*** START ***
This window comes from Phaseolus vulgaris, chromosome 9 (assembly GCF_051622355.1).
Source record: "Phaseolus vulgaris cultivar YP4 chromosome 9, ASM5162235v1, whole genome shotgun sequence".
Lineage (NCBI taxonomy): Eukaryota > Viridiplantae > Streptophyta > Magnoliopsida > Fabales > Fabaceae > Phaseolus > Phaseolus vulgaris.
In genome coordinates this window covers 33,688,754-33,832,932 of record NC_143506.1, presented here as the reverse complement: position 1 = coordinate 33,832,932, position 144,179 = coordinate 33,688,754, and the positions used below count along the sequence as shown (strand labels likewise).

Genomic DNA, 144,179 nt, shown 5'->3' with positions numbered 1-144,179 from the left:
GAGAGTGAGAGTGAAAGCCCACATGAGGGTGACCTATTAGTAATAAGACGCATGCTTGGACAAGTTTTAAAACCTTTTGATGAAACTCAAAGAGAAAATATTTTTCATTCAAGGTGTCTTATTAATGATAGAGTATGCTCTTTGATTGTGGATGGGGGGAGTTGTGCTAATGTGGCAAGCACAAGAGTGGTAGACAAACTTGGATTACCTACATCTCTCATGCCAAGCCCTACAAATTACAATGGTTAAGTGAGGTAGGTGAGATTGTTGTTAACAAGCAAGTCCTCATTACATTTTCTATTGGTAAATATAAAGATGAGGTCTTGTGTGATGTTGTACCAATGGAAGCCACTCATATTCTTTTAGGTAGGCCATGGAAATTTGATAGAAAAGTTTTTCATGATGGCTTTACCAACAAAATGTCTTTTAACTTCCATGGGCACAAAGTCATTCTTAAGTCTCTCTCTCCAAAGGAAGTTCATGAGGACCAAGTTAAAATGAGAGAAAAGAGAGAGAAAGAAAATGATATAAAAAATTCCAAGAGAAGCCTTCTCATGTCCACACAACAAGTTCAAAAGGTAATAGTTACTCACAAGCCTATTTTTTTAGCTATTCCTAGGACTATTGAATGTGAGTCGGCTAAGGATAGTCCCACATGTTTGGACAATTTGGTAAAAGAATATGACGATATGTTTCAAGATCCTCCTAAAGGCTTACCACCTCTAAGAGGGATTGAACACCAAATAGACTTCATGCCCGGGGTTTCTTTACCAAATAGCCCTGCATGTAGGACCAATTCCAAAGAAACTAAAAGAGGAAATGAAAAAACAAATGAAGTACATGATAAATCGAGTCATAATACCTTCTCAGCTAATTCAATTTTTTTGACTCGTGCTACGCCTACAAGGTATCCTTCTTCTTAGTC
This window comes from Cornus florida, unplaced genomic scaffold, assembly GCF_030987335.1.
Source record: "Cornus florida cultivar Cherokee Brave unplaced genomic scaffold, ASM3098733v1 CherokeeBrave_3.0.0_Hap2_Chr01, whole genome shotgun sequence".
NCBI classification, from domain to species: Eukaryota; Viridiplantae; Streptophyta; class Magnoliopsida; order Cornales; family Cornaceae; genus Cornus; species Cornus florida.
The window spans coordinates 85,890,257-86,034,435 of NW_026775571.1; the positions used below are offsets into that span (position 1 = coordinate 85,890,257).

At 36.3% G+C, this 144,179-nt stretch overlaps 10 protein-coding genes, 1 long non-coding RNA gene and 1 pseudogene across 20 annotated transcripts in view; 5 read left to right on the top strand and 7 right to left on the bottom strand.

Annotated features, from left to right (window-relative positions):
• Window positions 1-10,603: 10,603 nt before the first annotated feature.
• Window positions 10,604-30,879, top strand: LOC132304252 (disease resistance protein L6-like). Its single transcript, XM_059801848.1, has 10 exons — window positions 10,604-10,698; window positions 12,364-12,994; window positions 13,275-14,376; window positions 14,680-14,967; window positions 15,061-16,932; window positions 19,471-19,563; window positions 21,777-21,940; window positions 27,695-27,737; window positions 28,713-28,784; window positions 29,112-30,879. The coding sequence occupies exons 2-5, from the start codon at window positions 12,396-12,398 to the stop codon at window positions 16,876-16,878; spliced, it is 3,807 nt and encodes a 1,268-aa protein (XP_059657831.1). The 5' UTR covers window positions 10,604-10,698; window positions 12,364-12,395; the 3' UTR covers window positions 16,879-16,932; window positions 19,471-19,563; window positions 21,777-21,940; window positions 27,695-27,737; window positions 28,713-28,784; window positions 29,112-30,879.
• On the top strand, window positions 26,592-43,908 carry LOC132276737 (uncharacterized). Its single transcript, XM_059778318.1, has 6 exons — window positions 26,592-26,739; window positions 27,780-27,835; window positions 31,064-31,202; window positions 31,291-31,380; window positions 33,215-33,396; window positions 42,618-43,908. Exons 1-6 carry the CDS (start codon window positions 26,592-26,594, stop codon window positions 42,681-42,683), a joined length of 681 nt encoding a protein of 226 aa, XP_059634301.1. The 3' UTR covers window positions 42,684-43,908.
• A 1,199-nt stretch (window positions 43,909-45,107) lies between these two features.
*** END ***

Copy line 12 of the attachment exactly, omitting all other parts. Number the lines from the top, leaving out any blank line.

Annotated features, from left to right (window-relative positions):